Limitations - All devices connecting via ad hoc wireless must possess a working Wi-Fi network adapter. These adapters must be configured for "ad hoc" mode instead of the more typical "infrastructure" mode.
Because of their more flexible design, ad hoc Wi-Fi networks are also more difficult to keep secure than those using central wireless routers / access points.
Ad hoc Wi-Fi networks support a maximum of 11 Mbps bandwidth, while other Wi-Fi networks may support 54 Mbps or higher.
Optional Components - Networking of Internet access, printers, or game consoles and other entertainment devices is not required for the rest of this home network layout to function. Simply omit any of these components shown that do not exist in your design.
Additional hubs and switches can be incorporated to the basic layout shown. Connecting hubs and/or switches to each other expands the total number of computers the network can support up to several dozen.
Limitations - All computers connecting to a hub or switch must possess a working Ethernet network adapter.
As shown, unlike a network router, Ethernet hubs and switches cannot interface directly to an Internet connection. Instead, one computer must be designated as controlling the Internet connection and all other computers access the Internet through it. Internet connection sharing software can be installed on each computer for this purpose.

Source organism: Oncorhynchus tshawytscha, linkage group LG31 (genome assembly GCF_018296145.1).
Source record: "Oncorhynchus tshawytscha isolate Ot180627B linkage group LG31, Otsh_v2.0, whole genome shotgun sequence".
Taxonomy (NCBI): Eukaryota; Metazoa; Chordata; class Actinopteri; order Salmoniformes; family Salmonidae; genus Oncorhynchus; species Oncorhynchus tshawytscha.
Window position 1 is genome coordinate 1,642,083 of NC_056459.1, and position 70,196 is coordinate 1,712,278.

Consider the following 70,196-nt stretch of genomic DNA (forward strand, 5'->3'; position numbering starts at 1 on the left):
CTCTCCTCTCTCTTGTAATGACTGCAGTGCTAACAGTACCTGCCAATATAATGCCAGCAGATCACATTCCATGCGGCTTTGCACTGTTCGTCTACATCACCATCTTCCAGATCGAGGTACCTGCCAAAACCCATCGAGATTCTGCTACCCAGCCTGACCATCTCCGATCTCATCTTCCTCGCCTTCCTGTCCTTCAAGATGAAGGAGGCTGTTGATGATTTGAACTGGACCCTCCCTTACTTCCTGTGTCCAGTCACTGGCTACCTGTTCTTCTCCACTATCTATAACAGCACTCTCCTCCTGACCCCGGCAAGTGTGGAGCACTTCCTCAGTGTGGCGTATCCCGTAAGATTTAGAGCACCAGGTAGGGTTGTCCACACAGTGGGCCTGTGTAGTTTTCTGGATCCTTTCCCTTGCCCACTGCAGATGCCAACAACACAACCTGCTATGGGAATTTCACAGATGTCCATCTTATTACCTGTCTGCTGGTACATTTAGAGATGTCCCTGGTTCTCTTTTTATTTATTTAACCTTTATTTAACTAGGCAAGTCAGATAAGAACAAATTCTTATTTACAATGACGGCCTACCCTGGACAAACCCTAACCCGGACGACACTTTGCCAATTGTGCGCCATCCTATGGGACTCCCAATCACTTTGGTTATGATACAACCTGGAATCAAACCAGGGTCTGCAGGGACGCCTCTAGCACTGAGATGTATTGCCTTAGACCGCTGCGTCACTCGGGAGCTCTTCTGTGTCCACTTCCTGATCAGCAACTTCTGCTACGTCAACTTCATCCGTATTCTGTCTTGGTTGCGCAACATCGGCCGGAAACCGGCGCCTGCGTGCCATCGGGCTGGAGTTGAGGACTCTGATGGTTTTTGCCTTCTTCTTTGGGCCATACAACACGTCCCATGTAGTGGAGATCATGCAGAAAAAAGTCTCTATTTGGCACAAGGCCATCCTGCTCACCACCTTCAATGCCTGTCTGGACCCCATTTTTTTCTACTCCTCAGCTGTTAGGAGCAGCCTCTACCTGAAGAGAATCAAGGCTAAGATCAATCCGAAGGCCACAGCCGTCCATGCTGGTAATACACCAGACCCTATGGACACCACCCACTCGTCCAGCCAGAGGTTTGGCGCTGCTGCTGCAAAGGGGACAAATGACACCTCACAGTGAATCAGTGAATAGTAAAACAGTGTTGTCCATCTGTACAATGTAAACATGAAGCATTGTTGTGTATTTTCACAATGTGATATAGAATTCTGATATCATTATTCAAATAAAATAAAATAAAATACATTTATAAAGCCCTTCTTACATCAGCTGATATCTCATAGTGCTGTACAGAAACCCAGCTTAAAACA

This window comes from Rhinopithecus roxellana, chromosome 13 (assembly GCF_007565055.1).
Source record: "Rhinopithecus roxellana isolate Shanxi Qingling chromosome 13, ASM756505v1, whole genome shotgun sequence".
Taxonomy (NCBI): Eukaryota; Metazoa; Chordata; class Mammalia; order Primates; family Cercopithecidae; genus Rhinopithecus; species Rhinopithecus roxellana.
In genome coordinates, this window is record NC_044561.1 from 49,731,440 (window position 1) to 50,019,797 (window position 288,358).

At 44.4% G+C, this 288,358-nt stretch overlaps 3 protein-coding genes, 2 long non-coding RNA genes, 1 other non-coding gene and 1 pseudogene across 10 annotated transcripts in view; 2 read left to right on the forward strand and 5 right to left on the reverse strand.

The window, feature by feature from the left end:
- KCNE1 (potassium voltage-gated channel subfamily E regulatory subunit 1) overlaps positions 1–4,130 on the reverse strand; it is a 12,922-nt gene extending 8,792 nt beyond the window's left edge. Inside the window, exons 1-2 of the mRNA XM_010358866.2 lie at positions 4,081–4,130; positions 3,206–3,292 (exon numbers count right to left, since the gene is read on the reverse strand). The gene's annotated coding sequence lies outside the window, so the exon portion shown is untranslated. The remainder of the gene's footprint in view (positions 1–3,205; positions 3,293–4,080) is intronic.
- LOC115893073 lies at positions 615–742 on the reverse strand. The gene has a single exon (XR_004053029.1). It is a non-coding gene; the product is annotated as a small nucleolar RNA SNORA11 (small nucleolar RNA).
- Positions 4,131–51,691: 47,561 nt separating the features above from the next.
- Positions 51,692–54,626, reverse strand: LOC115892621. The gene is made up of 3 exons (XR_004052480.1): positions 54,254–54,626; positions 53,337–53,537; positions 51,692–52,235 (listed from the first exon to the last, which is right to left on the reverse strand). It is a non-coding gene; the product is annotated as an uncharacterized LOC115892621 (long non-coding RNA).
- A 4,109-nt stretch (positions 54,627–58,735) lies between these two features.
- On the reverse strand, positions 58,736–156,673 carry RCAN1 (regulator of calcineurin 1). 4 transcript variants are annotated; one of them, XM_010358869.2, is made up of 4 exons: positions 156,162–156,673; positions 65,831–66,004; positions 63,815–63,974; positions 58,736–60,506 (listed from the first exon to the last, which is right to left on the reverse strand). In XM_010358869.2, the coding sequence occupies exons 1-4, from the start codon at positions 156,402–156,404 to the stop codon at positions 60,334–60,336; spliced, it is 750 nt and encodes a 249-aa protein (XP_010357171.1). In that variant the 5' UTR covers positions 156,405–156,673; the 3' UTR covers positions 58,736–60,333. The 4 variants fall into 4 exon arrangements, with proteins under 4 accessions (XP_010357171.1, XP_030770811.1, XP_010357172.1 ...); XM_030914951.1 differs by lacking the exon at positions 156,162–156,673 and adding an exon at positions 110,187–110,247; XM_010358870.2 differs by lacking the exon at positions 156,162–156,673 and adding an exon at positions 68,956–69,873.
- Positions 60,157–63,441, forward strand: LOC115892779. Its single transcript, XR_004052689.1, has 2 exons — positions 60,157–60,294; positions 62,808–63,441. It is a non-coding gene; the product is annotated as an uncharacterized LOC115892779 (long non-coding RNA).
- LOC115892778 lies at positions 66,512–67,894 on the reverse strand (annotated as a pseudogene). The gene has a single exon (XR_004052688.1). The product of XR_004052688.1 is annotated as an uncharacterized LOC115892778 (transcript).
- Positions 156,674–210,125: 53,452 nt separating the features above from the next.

When connecting multiple computers with phoneline networking, one central computer "gateway" must be established. The gateway represents the network's primary device for connecting to the Internet. A few models of home network routers (sometimes called "residential gateways") support phoneline networking today. Otherwise, you must designate one computer as the gateway and install two network adapters on this computer to enable it for gateway functions. Depending on the type of primary device chosen, hybrid networks with a combination of phoneline, Ethernet or Wi-Fi devices can be created.
The Home Phoneline Networking Alliance (HomePNA) develops technology standards that compatible phoneline equipment must support.
Optional Components - As mentioned above, a network router is optional when building a phoneline home network. Phoneline networking also works regardless of whether the residence is subscribed either to basic local telephone service or to DSL Internet service.